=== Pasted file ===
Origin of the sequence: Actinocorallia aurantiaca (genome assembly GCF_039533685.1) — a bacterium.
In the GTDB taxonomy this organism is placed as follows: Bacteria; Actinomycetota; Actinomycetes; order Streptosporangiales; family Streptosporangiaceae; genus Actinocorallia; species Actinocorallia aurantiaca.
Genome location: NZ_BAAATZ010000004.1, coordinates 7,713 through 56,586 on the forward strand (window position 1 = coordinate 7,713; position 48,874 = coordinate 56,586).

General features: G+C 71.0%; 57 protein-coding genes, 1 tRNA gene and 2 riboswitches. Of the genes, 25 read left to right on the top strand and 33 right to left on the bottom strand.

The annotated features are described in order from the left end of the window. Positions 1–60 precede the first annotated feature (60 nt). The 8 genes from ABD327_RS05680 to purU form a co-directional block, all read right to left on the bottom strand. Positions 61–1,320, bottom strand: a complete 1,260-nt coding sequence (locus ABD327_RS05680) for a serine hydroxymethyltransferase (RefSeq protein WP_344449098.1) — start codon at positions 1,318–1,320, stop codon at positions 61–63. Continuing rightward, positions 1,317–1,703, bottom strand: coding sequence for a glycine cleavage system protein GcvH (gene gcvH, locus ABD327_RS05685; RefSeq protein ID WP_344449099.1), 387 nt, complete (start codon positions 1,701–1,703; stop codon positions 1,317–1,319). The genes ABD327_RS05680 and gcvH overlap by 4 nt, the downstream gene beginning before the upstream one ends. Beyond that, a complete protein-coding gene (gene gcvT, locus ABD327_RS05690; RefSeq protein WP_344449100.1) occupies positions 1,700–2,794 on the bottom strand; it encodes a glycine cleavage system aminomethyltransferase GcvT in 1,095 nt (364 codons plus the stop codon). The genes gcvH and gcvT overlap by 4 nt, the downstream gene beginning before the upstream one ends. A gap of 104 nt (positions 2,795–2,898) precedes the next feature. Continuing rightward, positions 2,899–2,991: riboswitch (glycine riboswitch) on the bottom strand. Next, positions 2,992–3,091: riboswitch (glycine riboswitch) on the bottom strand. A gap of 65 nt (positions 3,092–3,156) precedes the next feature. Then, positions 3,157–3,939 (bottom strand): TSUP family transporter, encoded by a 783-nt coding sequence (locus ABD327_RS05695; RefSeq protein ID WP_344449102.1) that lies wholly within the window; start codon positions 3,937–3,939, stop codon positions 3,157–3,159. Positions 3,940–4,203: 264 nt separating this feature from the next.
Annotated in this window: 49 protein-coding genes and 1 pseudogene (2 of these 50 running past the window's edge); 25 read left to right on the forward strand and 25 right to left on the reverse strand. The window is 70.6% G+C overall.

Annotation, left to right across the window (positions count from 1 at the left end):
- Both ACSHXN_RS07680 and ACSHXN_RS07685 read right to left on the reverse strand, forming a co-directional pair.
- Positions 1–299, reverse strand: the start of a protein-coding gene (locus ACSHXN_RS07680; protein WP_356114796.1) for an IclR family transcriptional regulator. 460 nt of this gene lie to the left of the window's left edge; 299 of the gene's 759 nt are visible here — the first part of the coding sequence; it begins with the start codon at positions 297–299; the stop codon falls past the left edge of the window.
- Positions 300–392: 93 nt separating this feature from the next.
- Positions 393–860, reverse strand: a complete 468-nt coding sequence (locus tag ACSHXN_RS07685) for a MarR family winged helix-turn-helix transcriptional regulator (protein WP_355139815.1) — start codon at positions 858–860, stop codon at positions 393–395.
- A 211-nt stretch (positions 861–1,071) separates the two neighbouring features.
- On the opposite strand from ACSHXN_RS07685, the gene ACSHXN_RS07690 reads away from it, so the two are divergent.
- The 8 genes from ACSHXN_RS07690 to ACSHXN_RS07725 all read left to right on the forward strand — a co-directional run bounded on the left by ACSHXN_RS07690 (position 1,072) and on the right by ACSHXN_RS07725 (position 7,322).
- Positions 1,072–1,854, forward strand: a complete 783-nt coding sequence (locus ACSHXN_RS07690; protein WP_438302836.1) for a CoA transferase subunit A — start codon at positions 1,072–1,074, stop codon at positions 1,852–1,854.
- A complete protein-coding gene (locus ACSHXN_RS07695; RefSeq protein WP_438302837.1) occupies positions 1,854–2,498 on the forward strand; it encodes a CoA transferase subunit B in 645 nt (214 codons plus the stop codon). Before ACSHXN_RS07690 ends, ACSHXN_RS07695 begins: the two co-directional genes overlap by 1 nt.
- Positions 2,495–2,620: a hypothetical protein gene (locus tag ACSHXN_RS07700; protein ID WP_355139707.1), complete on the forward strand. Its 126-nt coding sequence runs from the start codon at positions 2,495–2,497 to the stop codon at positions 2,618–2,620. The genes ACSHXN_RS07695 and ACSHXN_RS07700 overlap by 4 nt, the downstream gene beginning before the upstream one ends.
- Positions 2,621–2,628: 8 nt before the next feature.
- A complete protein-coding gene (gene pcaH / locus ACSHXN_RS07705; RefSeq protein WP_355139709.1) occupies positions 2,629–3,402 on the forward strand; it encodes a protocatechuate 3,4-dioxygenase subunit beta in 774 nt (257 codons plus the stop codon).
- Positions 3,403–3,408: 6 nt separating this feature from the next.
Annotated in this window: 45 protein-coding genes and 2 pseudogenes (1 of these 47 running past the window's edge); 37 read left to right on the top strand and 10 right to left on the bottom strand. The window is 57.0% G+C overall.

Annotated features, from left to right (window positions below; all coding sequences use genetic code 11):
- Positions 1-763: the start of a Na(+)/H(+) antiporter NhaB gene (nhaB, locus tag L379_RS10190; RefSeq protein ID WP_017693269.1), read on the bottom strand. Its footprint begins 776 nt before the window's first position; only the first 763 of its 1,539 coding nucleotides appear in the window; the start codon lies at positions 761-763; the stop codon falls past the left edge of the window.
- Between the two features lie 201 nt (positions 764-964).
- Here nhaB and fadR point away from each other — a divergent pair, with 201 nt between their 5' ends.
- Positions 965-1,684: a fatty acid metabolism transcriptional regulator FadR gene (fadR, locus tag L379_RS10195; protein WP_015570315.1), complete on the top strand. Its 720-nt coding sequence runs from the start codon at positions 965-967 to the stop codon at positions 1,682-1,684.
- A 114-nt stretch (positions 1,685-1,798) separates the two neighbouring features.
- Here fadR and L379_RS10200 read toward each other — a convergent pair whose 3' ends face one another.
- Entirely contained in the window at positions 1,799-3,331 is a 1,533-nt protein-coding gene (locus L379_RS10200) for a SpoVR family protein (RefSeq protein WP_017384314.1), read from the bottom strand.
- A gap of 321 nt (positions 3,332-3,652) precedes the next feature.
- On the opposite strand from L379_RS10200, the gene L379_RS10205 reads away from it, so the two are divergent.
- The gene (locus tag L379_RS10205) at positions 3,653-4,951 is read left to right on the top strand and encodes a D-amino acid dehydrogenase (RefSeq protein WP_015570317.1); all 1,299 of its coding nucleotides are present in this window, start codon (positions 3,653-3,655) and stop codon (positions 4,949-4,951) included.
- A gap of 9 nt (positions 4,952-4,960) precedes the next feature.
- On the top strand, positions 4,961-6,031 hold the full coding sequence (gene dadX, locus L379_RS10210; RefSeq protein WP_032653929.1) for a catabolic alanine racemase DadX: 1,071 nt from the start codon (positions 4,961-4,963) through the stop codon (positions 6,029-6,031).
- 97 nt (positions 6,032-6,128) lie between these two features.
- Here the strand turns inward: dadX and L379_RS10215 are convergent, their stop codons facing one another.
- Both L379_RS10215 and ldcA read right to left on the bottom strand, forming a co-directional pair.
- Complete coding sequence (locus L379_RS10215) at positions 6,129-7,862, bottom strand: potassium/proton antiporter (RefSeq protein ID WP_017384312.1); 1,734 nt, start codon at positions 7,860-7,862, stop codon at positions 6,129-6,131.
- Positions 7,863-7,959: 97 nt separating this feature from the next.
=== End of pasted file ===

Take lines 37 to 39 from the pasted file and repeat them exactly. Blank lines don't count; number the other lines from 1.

- Both L379_RS10215 and ldcA read right to left on the bottom strand, forming a co-directional pair.
- Complete coding sequence (locus L379_RS10215) at positions 6,129-7,862, bottom strand: potassium/proton antiporter (RefSeq protein ID WP_017384312.1); 1,734 nt, start codon at positions 7,860-7,862, stop codon at positions 6,129-6,131.
- Positions 7,863-7,959: 97 nt separating this feature from the next.